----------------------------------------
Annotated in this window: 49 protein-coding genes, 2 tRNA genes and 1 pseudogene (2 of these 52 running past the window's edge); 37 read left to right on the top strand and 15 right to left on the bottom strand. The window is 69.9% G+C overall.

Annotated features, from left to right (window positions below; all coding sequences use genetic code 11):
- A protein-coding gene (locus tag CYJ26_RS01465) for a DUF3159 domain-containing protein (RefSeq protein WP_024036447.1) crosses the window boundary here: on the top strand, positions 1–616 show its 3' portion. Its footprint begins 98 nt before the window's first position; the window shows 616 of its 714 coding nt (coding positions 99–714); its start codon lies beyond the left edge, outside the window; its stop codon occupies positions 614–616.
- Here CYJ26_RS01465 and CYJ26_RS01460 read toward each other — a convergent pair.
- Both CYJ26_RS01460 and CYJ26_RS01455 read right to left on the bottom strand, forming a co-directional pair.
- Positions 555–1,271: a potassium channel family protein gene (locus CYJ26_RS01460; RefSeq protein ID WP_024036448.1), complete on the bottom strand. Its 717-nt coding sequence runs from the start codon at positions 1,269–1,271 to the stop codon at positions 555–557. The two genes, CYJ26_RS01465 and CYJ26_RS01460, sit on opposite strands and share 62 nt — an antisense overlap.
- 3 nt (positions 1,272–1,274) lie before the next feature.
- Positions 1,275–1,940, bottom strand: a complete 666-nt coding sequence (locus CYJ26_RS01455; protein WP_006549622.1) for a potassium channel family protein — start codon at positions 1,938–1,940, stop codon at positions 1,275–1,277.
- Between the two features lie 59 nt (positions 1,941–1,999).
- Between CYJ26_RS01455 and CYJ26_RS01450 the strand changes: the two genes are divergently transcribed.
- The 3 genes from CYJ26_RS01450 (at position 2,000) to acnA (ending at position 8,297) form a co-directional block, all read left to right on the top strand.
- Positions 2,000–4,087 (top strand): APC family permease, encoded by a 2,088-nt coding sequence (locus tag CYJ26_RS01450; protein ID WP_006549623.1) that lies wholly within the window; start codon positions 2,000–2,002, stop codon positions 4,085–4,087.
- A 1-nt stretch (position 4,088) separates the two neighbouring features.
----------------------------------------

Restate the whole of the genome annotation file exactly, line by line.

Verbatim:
Annotated in this window: 49 protein-coding genes, 2 tRNA genes and 1 pseudogene (2 of these 52 running past the window's edge); 37 read left to right on the top strand and 15 right to left on the bottom strand. The window is 69.9% G+C overall.

Annotated features, from left to right (window positions below; all coding sequences use genetic code 11):
- A protein-coding gene (locus tag CYJ26_RS01465) for a DUF3159 domain-containing protein (RefSeq protein WP_024036447.1) crosses the window boundary here: on the top strand, positions 1–616 show its 3' portion. Its footprint begins 98 nt before the window's first position; the window shows 616 of its 714 coding nt (coding positions 99–714); its start codon lies beyond the left edge, outside the window; its stop codon occupies positions 614–616.
- Here CYJ26_RS01465 and CYJ26_RS01460 read toward each other — a convergent pair.
- Both CYJ26_RS01460 and CYJ26_RS01455 read right to left on the bottom strand, forming a co-directional pair.
- Positions 555–1,271: a potassium channel family protein gene (locus CYJ26_RS01460; RefSeq protein ID WP_024036448.1), complete on the bottom strand. Its 717-nt coding sequence runs from the start codon at positions 1,269–1,271 to the stop codon at positions 555–557. The two genes, CYJ26_RS01465 and CYJ26_RS01460, sit on opposite strands and share 62 nt — an antisense overlap.
- 3 nt (positions 1,272–1,274) lie before the next feature.
- Positions 1,275–1,940, bottom strand: a complete 666-nt coding sequence (locus CYJ26_RS01455; protein WP_006549622.1) for a potassium channel family protein — start codon at positions 1,938–1,940, stop codon at positions 1,275–1,277.
- Between the two features lie 59 nt (positions 1,941–1,999).
- Between CYJ26_RS01455 and CYJ26_RS01450 the strand changes: the two genes are divergently transcribed.
- The 3 genes from CYJ26_RS01450 (at position 2,000) to acnA (ending at position 8,297) form a co-directional block, all read left to right on the top strand.
- Positions 2,000–4,087 (top strand): APC family permease, encoded by a 2,088-nt coding sequence (locus tag CYJ26_RS01450; protein ID WP_006549623.1) that lies wholly within the window; start codon positions 2,000–2,002, stop codon positions 4,085–4,087.
- A 1-nt stretch (position 4,088) separates the two neighbouring features.